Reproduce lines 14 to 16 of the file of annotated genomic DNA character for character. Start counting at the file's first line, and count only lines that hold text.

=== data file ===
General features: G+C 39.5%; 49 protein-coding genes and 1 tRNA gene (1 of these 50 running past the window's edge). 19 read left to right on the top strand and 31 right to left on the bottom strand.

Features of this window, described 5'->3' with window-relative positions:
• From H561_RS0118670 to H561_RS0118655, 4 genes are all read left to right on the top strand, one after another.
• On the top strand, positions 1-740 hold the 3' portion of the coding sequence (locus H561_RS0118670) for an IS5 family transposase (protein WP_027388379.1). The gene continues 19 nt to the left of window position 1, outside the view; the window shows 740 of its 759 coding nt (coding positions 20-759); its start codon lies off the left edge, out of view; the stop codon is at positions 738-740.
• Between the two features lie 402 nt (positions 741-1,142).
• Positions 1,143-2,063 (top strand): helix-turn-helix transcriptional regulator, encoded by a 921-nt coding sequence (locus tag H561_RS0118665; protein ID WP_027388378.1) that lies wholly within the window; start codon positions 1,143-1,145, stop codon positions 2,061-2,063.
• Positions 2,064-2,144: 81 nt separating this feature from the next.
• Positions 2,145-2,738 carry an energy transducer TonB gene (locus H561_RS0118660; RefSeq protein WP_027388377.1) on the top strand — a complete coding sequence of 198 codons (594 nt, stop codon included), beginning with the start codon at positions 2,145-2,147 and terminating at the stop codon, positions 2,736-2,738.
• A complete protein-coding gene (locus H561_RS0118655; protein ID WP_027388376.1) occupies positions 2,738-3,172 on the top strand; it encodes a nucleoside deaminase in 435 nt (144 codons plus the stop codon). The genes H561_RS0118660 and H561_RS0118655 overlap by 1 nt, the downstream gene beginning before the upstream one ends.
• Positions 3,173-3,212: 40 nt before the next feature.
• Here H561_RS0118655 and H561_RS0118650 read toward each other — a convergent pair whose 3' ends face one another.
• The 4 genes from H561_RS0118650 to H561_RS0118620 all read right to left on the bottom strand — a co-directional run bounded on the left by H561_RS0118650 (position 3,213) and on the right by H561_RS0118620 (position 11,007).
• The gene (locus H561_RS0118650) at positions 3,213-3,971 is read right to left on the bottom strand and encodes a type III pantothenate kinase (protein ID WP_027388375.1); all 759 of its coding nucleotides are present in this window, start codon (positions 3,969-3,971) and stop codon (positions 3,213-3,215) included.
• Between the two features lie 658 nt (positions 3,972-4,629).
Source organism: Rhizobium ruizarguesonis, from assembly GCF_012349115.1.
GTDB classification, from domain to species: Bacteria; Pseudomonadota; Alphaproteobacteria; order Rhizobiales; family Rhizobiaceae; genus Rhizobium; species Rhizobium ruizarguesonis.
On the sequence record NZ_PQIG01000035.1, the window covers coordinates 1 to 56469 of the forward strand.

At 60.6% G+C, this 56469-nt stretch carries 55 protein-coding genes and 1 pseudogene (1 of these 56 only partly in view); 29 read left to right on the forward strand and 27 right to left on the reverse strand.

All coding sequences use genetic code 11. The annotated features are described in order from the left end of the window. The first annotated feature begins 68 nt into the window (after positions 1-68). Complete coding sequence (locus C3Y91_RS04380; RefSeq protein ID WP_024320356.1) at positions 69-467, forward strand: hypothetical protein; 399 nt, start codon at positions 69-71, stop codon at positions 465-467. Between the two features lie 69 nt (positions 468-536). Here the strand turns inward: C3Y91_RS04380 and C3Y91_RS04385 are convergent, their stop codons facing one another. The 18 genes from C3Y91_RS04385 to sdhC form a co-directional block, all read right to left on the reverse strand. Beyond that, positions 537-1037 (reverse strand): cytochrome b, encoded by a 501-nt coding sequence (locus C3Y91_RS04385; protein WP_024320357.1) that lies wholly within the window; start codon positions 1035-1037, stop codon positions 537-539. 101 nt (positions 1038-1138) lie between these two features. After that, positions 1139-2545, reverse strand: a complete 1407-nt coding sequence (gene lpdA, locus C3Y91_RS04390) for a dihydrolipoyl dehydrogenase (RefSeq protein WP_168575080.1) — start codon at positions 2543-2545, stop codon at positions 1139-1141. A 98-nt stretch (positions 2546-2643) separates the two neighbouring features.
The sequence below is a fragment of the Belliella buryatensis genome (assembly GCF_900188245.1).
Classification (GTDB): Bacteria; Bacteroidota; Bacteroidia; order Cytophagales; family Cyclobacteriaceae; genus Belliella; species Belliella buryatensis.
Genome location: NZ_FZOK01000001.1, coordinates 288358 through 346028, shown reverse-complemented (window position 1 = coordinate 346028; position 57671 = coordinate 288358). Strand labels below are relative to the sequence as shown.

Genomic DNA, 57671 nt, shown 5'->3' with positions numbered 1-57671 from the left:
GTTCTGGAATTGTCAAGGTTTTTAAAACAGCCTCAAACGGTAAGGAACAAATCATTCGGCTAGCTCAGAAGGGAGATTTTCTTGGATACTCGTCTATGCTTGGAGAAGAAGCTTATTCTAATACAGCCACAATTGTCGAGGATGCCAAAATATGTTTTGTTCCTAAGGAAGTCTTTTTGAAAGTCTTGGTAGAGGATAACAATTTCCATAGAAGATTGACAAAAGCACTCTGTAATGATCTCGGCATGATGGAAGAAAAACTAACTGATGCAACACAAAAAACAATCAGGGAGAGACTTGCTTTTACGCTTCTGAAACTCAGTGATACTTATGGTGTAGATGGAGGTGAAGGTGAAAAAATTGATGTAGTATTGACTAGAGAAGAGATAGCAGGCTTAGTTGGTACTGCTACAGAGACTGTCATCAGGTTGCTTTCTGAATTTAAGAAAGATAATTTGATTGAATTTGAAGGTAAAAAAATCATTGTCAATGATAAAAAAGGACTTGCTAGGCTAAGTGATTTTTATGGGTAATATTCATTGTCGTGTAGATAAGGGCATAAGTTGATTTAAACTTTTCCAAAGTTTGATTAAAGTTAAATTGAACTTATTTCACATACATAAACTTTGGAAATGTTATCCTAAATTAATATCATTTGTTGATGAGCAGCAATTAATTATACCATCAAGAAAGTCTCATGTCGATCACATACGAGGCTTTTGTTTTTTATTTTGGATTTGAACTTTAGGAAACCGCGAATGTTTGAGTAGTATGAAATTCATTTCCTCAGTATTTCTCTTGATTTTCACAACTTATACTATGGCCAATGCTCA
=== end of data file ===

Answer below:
• Between the two features lie 658 nt (positions 3,972-4,629).
Source organism: Rhizobium ruizarguesonis, from assembly GCF_012349115.1.
GTDB classification, from domain to species: Bacteria; Pseudomonadota; Alphaproteobacteria; order Rhizobiales; family Rhizobiaceae; genus Rhizobium; species Rhizobium ruizarguesonis.